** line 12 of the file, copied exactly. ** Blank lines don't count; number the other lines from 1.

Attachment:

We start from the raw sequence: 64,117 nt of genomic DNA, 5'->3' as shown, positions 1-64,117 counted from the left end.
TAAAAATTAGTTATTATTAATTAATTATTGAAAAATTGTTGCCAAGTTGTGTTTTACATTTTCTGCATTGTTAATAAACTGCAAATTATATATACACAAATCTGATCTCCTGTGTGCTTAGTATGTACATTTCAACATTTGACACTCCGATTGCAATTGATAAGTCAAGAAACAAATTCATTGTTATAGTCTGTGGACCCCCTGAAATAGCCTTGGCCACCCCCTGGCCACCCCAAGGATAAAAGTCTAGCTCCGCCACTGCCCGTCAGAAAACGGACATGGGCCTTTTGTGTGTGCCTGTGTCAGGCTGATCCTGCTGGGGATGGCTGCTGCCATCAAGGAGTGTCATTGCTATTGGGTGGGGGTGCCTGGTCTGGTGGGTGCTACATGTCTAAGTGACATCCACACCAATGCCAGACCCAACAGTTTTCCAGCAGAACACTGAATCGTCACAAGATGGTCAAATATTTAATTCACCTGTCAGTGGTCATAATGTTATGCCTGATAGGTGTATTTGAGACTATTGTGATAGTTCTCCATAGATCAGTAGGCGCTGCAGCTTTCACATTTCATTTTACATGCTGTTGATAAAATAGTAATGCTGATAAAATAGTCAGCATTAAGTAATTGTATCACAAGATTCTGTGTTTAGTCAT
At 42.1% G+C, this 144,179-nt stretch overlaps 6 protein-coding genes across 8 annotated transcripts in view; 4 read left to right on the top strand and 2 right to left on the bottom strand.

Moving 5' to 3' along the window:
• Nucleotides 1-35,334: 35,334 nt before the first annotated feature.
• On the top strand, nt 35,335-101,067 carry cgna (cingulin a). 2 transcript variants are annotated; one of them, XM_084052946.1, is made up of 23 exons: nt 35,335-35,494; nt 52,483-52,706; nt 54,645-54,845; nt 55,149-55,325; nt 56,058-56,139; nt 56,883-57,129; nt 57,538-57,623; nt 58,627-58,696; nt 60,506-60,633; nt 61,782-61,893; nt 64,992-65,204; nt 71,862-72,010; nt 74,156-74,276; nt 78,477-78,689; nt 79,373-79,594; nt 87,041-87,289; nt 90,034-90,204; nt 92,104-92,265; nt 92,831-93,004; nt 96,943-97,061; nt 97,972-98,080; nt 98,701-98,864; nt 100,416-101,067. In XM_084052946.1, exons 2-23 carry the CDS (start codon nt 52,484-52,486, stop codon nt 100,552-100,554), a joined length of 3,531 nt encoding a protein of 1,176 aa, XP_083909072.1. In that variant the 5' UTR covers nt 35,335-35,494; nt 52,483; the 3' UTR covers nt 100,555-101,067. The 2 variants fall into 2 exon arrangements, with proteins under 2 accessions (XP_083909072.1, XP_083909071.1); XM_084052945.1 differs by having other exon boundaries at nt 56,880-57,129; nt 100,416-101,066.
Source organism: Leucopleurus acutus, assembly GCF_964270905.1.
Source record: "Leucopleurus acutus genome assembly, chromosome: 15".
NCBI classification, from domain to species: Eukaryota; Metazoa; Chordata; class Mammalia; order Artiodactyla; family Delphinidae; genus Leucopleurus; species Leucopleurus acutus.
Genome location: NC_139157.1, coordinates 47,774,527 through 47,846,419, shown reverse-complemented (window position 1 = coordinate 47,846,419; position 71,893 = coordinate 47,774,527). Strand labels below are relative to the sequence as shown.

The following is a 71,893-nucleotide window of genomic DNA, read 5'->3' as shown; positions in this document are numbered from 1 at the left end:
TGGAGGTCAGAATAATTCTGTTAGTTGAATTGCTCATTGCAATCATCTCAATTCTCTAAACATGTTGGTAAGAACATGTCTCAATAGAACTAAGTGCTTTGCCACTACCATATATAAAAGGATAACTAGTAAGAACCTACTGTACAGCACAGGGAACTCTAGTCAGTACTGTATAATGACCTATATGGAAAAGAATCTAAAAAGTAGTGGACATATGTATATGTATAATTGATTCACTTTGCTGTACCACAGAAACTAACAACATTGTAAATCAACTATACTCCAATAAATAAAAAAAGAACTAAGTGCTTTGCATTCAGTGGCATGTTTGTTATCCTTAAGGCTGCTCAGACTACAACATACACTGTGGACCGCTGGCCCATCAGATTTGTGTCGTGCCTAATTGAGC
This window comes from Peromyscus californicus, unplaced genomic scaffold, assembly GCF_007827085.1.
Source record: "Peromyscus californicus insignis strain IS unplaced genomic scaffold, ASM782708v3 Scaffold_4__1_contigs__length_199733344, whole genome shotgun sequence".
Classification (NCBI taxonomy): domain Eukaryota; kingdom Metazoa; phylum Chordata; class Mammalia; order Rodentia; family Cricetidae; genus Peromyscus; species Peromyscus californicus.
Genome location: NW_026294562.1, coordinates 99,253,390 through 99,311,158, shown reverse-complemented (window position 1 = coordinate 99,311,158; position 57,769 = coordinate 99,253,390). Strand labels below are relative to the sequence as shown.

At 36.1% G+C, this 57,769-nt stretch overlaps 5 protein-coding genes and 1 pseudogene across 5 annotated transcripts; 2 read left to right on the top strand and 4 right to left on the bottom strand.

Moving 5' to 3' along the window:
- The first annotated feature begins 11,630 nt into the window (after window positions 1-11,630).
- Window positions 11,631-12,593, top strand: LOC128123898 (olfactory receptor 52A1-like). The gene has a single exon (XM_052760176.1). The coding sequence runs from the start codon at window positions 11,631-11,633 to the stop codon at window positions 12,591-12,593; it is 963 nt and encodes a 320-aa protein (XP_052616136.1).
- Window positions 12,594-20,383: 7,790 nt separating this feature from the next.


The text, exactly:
TGGAGGTCAGAATAATTCTGTTAGTTGAATTGCTCATTGCAATCATCTCAATTCTCTAAACATGTTGGTAAGAACATGTCTCAATAGAACTAAGTGCTTTGCCACTACCATATATAAAAGGATAACTAGTAAGAACCTACTGTACAGCACAGGGAACTCTAGTCAGTACTGTATAATGACCTATATGGAAAAGAATCTAAAAAGTAGTGGACATATGTATATGTATAATTGATTCACTTTGCTGTACCACAGAAACTAACAACATTGTAAATCAACTATACTCCAATAAATAAAAAAAGAACTAAGTGCTTTGCATTCAGTGGCATGTTTGTTATCCTTAAGGCTGCTCAGACTACAACATACACTGTGGACCGCTGGCCCATCAGATTTGTGTCGTGCCTAATTGAGC